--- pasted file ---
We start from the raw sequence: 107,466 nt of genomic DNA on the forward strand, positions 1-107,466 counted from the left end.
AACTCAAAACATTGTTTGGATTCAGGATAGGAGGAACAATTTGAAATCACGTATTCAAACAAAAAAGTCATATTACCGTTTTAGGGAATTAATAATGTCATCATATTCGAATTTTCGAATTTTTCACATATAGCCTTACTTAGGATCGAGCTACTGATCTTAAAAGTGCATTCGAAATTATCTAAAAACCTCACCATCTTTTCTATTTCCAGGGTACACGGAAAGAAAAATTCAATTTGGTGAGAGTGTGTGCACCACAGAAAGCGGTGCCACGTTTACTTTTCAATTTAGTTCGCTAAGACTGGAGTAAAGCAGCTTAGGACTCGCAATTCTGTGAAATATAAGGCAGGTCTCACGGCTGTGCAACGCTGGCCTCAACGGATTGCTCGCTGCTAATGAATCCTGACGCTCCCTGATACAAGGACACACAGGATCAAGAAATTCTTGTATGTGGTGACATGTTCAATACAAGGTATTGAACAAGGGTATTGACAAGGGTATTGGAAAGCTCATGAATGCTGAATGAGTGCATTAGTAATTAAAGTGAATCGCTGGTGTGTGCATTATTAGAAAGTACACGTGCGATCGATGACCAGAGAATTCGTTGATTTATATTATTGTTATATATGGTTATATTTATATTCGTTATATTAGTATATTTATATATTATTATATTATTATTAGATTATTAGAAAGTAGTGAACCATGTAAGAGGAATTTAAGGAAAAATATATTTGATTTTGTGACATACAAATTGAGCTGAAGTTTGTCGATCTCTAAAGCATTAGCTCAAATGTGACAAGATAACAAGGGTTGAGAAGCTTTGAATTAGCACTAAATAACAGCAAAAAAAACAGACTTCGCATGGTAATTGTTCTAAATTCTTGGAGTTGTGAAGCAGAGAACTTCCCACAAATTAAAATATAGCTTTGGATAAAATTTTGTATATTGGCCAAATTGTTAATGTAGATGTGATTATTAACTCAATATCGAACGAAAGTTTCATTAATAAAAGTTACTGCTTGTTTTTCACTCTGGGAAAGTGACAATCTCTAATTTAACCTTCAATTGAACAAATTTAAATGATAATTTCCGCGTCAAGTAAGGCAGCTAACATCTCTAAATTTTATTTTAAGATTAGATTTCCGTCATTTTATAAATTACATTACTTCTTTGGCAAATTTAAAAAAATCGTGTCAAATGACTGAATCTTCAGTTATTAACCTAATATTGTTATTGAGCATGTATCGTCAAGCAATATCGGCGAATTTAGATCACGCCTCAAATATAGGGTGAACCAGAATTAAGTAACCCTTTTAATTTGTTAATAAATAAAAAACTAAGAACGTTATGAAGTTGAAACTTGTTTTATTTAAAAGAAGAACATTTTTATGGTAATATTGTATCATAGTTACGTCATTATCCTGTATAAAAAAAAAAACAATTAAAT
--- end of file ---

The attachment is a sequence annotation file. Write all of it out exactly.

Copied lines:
We start from the raw sequence: 107,466 nt of genomic DNA on the forward strand, positions 1-107,466 counted from the left end.
AACTCAAAACATTGTTTGGATTCAGGATAGGAGGAACAATTTGAAATCACGTATTCAAACAAAAAAGTCATATTACCGTTTTAGGGAATTAATAATGTCATCATATTCGAATTTTCGAATTTTTCACATATAGCCTTACTTAGGATCGAGCTACTGATCTTAAAAGTGCATTCGAAATTATCTAAAAACCTCACCATCTTTTCTATTTCCAGGGTACACGGAAAGAAAAATTCAATTTGGTGAGAGTGTGTGCACCACAGAAAGCGGTGCCACGTTTACTTTTCAATTTAGTTCGCTAAGACTGGAGTAAAGCAGCTTAGGACTCGCAATTCTGTGAAATATAAGGCAGGTCTCACGGCTGTGCAACGCTGGCCTCAACGGATTGCTCGCTGCTAATGAATCCTGACGCTCCCTGATACAAGGACACACAGGATCAAGAAATTCTTGTATGTGGTGACATGTTCAATACAAGGTATTGAACAAGGGTATTGACAAGGGTATTGGAAAGCTCATGAATGCTGAATGAGTGCATTAGTAATTAAAGTGAATCGCTGGTGTGTGCATTATTAGAAAGTACACGTGCGATCGATGACCAGAGAATTCGTTGATTTATATTATTGTTATATATGGTTATATTTATATTCGTTATATTAGTATATTTATATATTATTATATTATTATTAGATTATTAGAAAGTAGTGAACCATGTAAGAGGAATTTAAGGAAAAATATATTTGATTTTGTGACATACAAATTGAGCTGAAGTTTGTCGATCTCTAAAGCATTAGCTCAAATGTGACAAGATAACAAGGGTTGAGAAGCTTTGAATTAGCACTAAATAACAGCAAAAAAAACAGACTTCGCATGGTAATTGTTCTAAATTCTTGGAGTTGTGAAGCAGAGAACTTCCCACAAATTAAAATATAGCTTTGGATAAAATTTTGTATATTGGCCAAATTGTTAATGTAGATGTGATTATTAACTCAATATCGAACGAAAGTTTCATTAATAAAAGTTACTGCTTGTTTTTCACTCTGGGAAAGTGACAATCTCTAATTTAACCTTCAATTGAACAAATTTAAATGATAATTTCCGCGTCAAGTAAGGCAGCTAACATCTCTAAATTTTATTTTAAGATTAGATTTCCGTCATTTTATAAATTACATTACTTCTTTGGCAAATTTAAAAAAATCGTGTCAAATGACTGAATCTTCAGTTATTAACCTAATATTGTTATTGAGCATGTATCGTCAAGCAATATCGGCGAATTTAGATCACGCCTCAAATATAGGGTGAACCAGAATTAAGTAACCCTTTTAATTTGTTAATAAATAAAAAACTAAGAACGTTATGAAGTTGAAACTTGTTTTATTTAAAAGAAGAACATTTTTATGGTAATATTGTATCATAGTTACGTCATTATCCTGTATAAAAAAAAAAACAATTAAAT